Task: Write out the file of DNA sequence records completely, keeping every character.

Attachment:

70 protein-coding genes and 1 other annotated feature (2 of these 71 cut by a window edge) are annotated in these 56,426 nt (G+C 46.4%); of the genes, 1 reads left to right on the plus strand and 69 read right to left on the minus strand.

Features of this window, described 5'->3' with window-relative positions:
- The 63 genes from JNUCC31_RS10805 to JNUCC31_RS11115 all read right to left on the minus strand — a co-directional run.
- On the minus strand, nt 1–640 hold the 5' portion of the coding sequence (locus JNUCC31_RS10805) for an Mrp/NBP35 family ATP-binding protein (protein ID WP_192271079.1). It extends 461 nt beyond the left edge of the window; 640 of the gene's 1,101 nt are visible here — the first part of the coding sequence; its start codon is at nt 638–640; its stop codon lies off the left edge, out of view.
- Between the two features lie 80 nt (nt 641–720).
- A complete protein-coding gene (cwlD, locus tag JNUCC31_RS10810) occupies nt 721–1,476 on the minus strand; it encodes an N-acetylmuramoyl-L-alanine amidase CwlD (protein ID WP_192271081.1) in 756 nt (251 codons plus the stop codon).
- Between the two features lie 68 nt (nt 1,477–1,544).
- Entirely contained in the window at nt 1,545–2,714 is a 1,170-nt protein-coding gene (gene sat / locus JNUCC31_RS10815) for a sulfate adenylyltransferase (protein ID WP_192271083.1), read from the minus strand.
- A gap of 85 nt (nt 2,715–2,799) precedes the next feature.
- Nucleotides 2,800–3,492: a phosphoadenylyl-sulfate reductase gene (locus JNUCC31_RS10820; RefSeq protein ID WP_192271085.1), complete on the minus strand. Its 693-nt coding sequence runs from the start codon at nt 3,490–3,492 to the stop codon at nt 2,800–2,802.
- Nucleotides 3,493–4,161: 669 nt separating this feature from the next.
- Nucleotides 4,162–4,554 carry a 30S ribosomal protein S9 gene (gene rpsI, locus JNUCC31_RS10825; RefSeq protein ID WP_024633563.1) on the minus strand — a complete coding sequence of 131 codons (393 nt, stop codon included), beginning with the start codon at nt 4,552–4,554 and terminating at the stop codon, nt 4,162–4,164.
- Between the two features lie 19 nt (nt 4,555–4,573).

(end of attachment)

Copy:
70 protein-coding genes and 1 other annotated feature (2 of these 71 cut by a window edge) are annotated in these 56,426 nt (G+C 46.4%); of the genes, 1 reads left to right on the plus strand and 69 read right to left on the minus strand.

Features of this window, described 5'->3' with window-relative positions:
- The 63 genes from JNUCC31_RS10805 to JNUCC31_RS11115 all read right to left on the minus strand — a co-directional run.
- On the minus strand, nt 1–640 hold the 5' portion of the coding sequence (locus JNUCC31_RS10805) for an Mrp/NBP35 family ATP-binding protein (protein ID WP_192271079.1). It extends 461 nt beyond the left edge of the window; 640 of the gene's 1,101 nt are visible here — the first part of the coding sequence; its start codon is at nt 638–640; its stop codon lies off the left edge, out of view.
- Between the two features lie 80 nt (nt 641–720).
- A complete protein-coding gene (cwlD, locus tag JNUCC31_RS10810) occupies nt 721–1,476 on the minus strand; it encodes an N-acetylmuramoyl-L-alanine amidase CwlD (protein ID WP_192271081.1) in 756 nt (251 codons plus the stop codon).
- Between the two features lie 68 nt (nt 1,477–1,544).
- Entirely contained in the window at nt 1,545–2,714 is a 1,170-nt protein-coding gene (gene sat / locus JNUCC31_RS10815) for a sulfate adenylyltransferase (protein ID WP_192271083.1), read from the minus strand.
- A gap of 85 nt (nt 2,715–2,799) precedes the next feature.
- Nucleotides 2,800–3,492: a phosphoadenylyl-sulfate reductase gene (locus JNUCC31_RS10820; RefSeq protein ID WP_192271085.1), complete on the minus strand. Its 693-nt coding sequence runs from the start codon at nt 3,490–3,492 to the stop codon at nt 2,800–2,802.
- Nucleotides 3,493–4,161: 669 nt separating this feature from the next.
- Nucleotides 4,162–4,554 carry a 30S ribosomal protein S9 gene (gene rpsI, locus JNUCC31_RS10825; RefSeq protein ID WP_024633563.1) on the minus strand — a complete coding sequence of 131 codons (393 nt, stop codon included), beginning with the start codon at nt 4,552–4,554 and terminating at the stop codon, nt 4,162–4,164.
- Between the two features lie 19 nt (nt 4,555–4,573).